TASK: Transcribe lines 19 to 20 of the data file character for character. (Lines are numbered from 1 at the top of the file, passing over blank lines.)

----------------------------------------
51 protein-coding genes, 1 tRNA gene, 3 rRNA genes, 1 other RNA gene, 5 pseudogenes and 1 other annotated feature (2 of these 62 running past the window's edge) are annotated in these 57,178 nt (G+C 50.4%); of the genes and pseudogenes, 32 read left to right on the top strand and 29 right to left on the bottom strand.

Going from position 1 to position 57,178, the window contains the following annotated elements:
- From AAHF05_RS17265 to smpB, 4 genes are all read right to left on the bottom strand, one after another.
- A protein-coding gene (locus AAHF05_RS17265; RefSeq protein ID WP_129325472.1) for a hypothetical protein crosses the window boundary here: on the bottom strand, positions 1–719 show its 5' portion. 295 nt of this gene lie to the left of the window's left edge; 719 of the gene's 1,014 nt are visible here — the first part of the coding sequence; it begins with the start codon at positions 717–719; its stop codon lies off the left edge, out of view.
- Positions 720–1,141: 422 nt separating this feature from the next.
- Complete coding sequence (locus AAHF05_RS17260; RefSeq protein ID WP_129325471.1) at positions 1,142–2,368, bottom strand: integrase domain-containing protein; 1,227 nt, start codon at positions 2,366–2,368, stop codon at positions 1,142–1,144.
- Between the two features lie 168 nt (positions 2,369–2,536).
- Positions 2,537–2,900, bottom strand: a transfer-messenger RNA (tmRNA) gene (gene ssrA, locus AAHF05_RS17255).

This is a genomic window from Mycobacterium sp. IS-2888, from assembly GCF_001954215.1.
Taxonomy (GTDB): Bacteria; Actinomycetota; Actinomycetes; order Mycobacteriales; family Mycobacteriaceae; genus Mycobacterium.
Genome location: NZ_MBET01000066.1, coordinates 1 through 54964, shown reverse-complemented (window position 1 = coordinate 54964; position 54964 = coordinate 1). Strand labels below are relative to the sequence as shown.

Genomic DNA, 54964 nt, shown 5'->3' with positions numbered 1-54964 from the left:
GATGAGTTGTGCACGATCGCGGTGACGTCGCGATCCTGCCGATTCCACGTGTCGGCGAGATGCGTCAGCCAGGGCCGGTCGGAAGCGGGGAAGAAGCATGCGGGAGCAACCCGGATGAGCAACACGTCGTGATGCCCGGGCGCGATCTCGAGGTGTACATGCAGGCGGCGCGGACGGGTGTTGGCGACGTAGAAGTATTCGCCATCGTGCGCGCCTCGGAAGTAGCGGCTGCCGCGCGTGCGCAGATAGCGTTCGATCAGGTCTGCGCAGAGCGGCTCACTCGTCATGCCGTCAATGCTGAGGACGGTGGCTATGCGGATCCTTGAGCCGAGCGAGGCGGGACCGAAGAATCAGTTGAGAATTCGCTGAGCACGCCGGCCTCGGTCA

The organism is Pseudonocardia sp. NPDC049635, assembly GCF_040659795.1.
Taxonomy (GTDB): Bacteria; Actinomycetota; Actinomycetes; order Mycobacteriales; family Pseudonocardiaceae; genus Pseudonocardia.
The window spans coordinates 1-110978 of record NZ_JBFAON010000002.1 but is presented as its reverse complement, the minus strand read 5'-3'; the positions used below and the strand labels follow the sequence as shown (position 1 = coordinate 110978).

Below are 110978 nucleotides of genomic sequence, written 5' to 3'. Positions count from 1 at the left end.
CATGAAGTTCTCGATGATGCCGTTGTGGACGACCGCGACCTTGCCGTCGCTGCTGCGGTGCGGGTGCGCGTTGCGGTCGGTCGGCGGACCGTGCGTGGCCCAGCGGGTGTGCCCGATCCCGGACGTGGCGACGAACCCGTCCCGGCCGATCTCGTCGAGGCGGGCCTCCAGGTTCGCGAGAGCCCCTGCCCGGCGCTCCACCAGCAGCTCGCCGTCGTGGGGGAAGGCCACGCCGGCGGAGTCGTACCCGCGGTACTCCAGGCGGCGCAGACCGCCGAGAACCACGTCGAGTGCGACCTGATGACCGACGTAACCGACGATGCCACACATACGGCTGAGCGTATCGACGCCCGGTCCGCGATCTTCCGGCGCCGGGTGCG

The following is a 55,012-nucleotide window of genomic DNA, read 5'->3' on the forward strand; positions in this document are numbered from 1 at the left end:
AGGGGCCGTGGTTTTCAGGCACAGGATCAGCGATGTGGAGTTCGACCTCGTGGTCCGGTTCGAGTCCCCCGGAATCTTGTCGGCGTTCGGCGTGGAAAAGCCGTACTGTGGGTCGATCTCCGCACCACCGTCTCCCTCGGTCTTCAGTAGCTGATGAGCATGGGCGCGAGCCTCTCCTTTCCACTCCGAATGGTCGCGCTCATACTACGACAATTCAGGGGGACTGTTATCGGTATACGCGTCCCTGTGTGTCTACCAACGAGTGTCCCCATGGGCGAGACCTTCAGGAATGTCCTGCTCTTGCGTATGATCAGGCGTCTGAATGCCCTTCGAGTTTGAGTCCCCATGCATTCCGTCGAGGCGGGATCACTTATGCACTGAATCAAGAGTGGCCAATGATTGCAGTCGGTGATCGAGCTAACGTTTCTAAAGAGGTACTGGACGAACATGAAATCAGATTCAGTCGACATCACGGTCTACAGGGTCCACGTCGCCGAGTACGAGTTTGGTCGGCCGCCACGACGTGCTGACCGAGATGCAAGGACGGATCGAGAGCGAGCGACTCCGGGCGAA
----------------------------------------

The following is a 55,012-nucleotide window of genomic DNA, read 5'->3' on the forward strand; positions in this document are numbered from 1 at the left end:
AGGGGCCGTGGTTTTCAGGCACAGGATCAGCGATGTGGAGTTCGACCTCGTGGTCCGGTTCGAGTCCCCCGGAATCTTGTCGGCGTTCGGCGTGGAAAAGCCGTACTGTGGGTCGATCTCCGCACCACCGTCTCCCTCGGTCTTCAGTAGCTGATGAGCATGGGCGCGAGCCTCTCCTTTCCACTCCGAATGGTCGCGCTCATACTACGACAATTCAGGGGGACTGTTATCGGTATACGCGTCCCTGTGTGTCTACCAACGAGTGTCCCCATGGGCGAGACCTTCAGGAATGTCCTGCTCTTGCGTATGATCAGGCGTCTGAATGCCCTTCGAGTTTGAGTCCCCATGCATTCCGTCGAGGCGGGATCACTTATGCACTGAATCAAGAGTGGCCAATGATTGCAGTCGGTGATCGAGCTAACGTTTCTAAAGAGGTACTGGACGAACATGAAATCAGATTCAGTCGACATCACGGTCTACAGGGTCCACGTCGCCGAGTACGAGTTTGGTCGGCCGCCACGACGTGCTGACCGAGATGCAAGGACGGATCGAGAGCGAGCGACTCCGGGCGAA